Before seeing my photos, however, here is a poem to keep in mind, written by Jane Hirshfield, who now lives in the same town:
It is foolish
to let a young redwood
grow next to a house.

Even in this
one lifetime,
you will have to choose.

That great calm being,
this clutter of soup pots and books --

Already the first branch-tips brush at the window.
Softly, calmly, immensity taps at your life.


 Now here are the photos I took one morning. 

the tree, the house
closer look, the bougainvillea
the rest of the tree, the roof

the tree's view to the east

        Any suggestions??  I guess this is another graduation of sorts!  Possibilities competing with the unknown.  And some inevitables thrown in for good measure.  Along with beauty.

Sunday, June 9, 2013

Sideway Gallery, mostly

post #141
     This week I want to share some more photos of the Gallery I have where I work as well as where I display my note cards and framed photos.  I have a big printer there that I am learning how to use; there is no room for the printer at my house!

      First, here's another photo from the Art Fair I was part of last weekend, called A Day in the Country.  In addition to a live customer, it shows more of how our booth was set up, me on the left, Jennifer Reis on the right.

       Now here are a few more outside photos from Sideway Gallery (on Sideway Road....)  showing the wisteria reaching its peak.  The building came with wisteria.  And I let it do what it will -- and then I take photos of it!!

     Next, two interior shots that show the living room/kitchen area downstairs, which is a very open space.  Since I can't remember anything that I can't see, the cabinets are also open.  They take their colors from the big rooster photo!  However, what little cooking I do over here is with a hot plate or a toaster oven.  So far, this works out just fine.

          Both these photos were taken with my iPhone, while I was sitting on the couch.  I use my laptop down here quite often.  In fact, this is where I am sitting at the very moment I write these words....
          The gallery is several miles from my house.  If anyone wants to come by to look or to buy, please do call ahead to arrange a time.  The gallery number is 606 -738-6119.  I have said from the beginning that I am open by chance or by appointment.  Thanks for coming by today via this blog post!

other visitors to Sideway Gallery....

         Next week I will show the book that got me started in all this photography stuff fifteen years ago and talk more about how pieces of my work life fit together.  (The book title is Counting on the Woods, written by George Ella Lyon.  As she and I often say, the woods are counting on us all.)

      And last, as is obvious from what is in this blog, a lot of what I do is outside, in eastern Kentucky.  I keep an eye out for all the changes that go on around me.  This last photo shows recent activity at one of our bluebird houses.  I like the organic green roof concept.  I am fortunate to live and work where I do.

NOTE: LATE BREAKING NEWS at 9 pm Sunday -- I just heard that all the baby robins in the nest from several posts ago managed to make it out of the flower pot and into the big world!  Amazing! 

Sunday, June 2, 2013

art fairs and my gallery

post #140
      Despite more than two and a half years of posts, I have not yet explained all that much about what I do or where I work or even what individual artistic path I have chosen to create for myself.  There has just been so much other stuff I have been eager to share.  Today, however, I will begin a try at establishing a sense of the places and spaces that make my work life happen.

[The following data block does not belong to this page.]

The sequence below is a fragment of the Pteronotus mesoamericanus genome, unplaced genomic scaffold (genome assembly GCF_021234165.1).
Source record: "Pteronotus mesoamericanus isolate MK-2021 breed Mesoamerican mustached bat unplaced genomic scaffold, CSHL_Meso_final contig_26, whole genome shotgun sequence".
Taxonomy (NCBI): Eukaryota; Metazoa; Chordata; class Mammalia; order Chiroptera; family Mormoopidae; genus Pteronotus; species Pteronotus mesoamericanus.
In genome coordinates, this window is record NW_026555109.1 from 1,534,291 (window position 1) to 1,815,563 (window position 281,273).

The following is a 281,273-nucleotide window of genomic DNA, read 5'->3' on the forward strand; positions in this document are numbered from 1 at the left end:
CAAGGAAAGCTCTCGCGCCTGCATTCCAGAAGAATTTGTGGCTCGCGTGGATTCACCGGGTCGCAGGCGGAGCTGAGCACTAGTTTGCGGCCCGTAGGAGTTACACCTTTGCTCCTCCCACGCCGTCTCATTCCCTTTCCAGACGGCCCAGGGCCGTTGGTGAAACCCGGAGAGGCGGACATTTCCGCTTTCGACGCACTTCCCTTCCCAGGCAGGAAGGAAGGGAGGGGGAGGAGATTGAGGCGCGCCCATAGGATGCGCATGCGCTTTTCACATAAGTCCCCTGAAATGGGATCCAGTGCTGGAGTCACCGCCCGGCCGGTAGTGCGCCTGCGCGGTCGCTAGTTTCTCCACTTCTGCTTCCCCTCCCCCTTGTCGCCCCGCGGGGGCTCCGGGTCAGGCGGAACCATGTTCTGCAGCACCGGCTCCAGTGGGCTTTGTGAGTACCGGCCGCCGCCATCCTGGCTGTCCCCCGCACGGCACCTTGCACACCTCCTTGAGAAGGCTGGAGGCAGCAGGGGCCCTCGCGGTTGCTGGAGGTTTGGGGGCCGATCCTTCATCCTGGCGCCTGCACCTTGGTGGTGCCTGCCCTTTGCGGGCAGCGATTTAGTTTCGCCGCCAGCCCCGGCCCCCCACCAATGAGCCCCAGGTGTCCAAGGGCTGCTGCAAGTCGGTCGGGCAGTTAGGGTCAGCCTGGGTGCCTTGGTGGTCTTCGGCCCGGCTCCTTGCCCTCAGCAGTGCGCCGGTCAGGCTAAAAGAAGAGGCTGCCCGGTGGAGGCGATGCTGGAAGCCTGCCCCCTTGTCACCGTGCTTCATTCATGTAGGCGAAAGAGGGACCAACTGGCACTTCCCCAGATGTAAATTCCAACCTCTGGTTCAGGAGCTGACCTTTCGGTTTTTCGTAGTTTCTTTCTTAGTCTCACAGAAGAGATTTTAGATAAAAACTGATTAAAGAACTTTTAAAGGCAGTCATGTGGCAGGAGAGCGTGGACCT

A good place to start would be yesterday, a day spent in a fair with other artists, trying to sell my stuff to whomever comes by.  I had been invited to take a 10 x 10 place on a carpet in the hallway of the Morehead Conference Center.  There would be 6 or 7 of us in a row outside of the main room where 50 folk artists from ten states would be displaying and selling during the Kentucky Folk Art Center's A Day in the Country.  This made for a building busy all day with art and artists! (We all agree to stay there from 8:45 to 4.)
     I was able to share the space with my creative friend Jennifer Reis who does embellished fabric art as well as metal jewelry.  She also crochets jewelry.  It's way more fun to be sharing the setting up, which includes final design decisions for the space, as well as to be helping each other out during the day.  It also helps that her work and mine are easy to tell apart....
       Here is a photo of our "booth" all ready to go at 9 a.m. yesterday morning:

     It is of course hard to tell what will sell on any such day.  I had at least 75 different note cards on display.  But, for some random reason, my two best sellers of the day were writing spider and country crossing.  I only had five copies of each on hand.  Both were purchased because the customer had a longterm specific project in mind.  I do enjoy learning what speaks to people who come by to buy....

     I have come to admire the artists ENORMOUSLY who can set up weekend after weekend, and/or who can work around hot sun or rain.  I don't even have a tent because my note cards would not do well in most kinds of weather, plus I am not patient enough to do it by myself all day long.  I trust it is obvious that there is a lot of work involved in getting art work ready for an event, in setting up the day before an event starts, and in taking it all down at the end -- in an organized enough manner to fit it back in the vehicle and, later, in the space it came from to begin with!  For me, yesterday was cushy -- a rug!  No need for a tent!  The restroom and water fountain just across the hall!  Air-conditioning!  WiFi!  Live guitar and then banjo, with singing, at the end of the hallway!   But even so I didn't earn enough money to make up for the total time spent.  It's great publicity, however, which is important.  And I don't want to be working by myself every single minute, which is why the FUN part is so great as is the interaction with people who like my photography. 
       It is all part of that work any art path takes, one which we each have to determine for ourselves. 

      I've already written more than I expected to, so I will save the other gallery photos and thoughts for next week's blog.  Here are just two photos, both of the outside of Sideway Gallery, and there are more!  in just 7 days!

Wisteria appears!